|Dr. Hanns Schumacher
Europe has a telephone number
but can it answer the calls?
“Lisbon Treaty entered into force on Dec 1, 2009” … “Gordon Brown surrenders British sovereignty” (the Heritage Foundation) … “Lisbon Treaty will undermine democracy and poses a threat to NATO” (US diplomat John Bolton, balanced as usual), … but “A new dawn in Europe” (The Times) and “A new political era for the European Union” …
The pro and con camps remain irreconcilable until a nine-year long frustrating struggle came finally to an end on December 1, 2009: the Treaty of Lisbon, better known as the EU Reform Treaty, entered into force.
Any attempt by ordinary citizens to read its text in order to grasp and understand the fierce confrontations might end in frustration.
As an amending treaty, the Treaty of Lisbon is not intended to be read as an autonomous text. It consists of a number of amendments to the Treaty on the European Union and the Treaty establishing the European Community, the latter being renamed, “Treaty on the Functioning of the European Union“.
The Treaty on the European Union would, after being amended by the Treaty of Lisbon, provide a reference to the EU's Charter of Fundamental Rights, making that document legally binding. The Treaty on the European Union, the Treaty on the Functioning of the European Union and the Charter of Fundamental Rights would have equal legal value and combined constitute the European Union's legal basis and operational framework.
A typical amendment in the Treaty of Lisbon text is, for example:
“Article 7 shall be amended as follows:
(a) throughout the Article, the word “assent” shall be replaced by “consent”, the reference to breach “of the values referred to in Article 2” and the words “of this Treaty” shall be replaced by “of the Treaties”.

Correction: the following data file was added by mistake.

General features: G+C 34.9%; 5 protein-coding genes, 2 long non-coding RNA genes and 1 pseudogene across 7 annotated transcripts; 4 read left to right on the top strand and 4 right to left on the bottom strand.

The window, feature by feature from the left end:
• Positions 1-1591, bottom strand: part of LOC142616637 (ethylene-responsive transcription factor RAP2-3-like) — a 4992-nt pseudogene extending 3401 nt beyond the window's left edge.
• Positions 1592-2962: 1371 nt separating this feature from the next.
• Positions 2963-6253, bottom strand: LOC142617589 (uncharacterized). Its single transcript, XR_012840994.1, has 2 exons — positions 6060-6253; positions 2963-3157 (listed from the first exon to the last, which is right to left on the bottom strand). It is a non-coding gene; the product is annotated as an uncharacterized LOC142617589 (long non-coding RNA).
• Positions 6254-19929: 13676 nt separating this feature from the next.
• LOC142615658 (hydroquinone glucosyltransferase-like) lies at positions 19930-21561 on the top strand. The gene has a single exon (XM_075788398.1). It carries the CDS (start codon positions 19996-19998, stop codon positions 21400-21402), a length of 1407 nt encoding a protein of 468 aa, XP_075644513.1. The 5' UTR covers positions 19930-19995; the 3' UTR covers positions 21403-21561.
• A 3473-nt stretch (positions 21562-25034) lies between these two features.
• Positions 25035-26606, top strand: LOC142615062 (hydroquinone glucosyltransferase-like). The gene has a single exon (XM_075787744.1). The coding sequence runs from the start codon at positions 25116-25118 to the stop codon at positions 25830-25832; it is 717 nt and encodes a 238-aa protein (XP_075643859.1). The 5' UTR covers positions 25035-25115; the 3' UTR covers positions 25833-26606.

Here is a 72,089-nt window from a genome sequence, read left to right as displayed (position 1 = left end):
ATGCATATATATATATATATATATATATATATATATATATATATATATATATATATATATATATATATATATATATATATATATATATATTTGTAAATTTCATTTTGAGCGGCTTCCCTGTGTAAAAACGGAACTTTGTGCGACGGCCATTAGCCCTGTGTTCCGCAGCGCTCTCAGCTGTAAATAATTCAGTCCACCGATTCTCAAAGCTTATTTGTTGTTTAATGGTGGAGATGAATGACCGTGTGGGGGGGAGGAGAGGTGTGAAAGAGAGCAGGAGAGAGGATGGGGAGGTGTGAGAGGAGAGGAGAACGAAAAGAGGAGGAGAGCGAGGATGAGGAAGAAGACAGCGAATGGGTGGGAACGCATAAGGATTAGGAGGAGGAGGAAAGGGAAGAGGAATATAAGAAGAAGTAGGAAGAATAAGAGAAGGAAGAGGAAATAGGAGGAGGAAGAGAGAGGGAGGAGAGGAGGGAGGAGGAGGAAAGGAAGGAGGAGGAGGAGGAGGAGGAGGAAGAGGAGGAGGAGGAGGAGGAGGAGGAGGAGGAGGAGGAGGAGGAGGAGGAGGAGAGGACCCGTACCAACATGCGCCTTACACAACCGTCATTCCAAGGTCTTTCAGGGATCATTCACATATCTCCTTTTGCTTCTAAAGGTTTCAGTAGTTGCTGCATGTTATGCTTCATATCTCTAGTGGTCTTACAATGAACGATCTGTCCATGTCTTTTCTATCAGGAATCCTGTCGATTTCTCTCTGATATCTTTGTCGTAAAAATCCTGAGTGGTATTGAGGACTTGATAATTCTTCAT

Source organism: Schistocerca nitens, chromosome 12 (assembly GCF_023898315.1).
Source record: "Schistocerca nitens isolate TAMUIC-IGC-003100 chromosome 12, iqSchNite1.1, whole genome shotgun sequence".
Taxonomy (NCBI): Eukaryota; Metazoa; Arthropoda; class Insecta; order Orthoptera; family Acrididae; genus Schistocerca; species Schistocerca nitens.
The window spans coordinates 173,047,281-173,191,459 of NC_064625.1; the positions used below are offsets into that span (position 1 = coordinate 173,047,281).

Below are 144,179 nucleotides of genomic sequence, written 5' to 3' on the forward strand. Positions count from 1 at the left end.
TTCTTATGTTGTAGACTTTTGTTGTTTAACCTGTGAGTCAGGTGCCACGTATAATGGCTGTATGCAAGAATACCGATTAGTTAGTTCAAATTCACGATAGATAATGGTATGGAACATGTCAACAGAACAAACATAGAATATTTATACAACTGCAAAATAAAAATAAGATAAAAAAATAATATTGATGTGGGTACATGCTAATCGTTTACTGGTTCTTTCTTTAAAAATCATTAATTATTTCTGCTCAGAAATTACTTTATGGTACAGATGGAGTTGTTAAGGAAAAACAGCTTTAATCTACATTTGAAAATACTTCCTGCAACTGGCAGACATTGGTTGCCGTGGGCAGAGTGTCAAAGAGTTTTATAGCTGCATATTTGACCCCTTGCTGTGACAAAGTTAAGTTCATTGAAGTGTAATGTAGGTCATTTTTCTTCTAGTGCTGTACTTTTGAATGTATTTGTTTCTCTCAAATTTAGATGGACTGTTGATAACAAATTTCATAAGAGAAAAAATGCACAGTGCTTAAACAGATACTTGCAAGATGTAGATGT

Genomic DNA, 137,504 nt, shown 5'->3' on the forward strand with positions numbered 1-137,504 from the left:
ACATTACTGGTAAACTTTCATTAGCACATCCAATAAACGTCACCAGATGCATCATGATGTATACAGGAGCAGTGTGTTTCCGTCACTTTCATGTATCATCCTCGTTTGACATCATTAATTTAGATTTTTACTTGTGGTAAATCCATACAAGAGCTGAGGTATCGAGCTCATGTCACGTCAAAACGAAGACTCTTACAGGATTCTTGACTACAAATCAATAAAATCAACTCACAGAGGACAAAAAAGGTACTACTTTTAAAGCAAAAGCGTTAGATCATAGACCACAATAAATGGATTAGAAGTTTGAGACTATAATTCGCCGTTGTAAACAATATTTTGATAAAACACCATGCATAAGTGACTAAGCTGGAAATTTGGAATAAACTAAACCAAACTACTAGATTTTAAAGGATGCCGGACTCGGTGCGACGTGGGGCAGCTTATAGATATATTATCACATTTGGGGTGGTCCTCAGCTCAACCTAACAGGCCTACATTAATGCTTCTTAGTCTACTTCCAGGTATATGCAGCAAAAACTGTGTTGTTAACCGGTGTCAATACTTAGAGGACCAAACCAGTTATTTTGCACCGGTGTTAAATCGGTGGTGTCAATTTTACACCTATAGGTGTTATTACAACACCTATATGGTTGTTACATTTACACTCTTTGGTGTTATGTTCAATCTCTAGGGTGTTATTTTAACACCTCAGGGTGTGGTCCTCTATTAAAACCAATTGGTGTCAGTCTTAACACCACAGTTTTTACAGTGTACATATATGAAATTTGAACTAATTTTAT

The commission has published a consolidated text (http://www.consilium.europa.eu/showPage.aspx?id=1296&lang=en) (in each community language) which shows the previous Treaties as revised by the Treaty of Lisbon.
No doubt: this compendium might even pose a challenge to read for professional lawyers, not to speak for ordinary people. But confusing as it may be: it will change the face of the Union over the years to come and will hopefully enable the EU to master the challenges of the 21st century.
• The EU's ability to act will be strengthened by far-reaching institutional reforms. A permanent President of the European Council (now Herman van Rompuy, former Prime Minister of Belgium) will increase the continuity of Union action. The scope of qualified majority voting (QMV) will be extended, a very special characteristical trait of the “supranational” body European Union, which clearly distinguishes the EU from any other international body. . For Council decisions, as a matter of principle, the double-majority voting system, which takes into account both the equal status of Member States and that of the citizens, will apply as of 1 November 2014.
• The EU's Common Foreign and Security Policy (CFSP) will be extended. The new position of “High Representative of the Union for Foreign and Security Policy” ( a position to which the British Catherine Ashton has been appointed by the Heads of State and Government. She still requires the approval of the European Parliament) will ensure that foreign-policy action is more coherent. The High Representative will chair the External Relations Council and at the same time, as Vice-President of the Commission, will be responsible for external relations. The holder of this office will be supported by the European External Action Service made up of Commission and Council Secretariat staff and seconded diplomats from the Member States. CFSP decisions will continue to be mainly taken unanimously.
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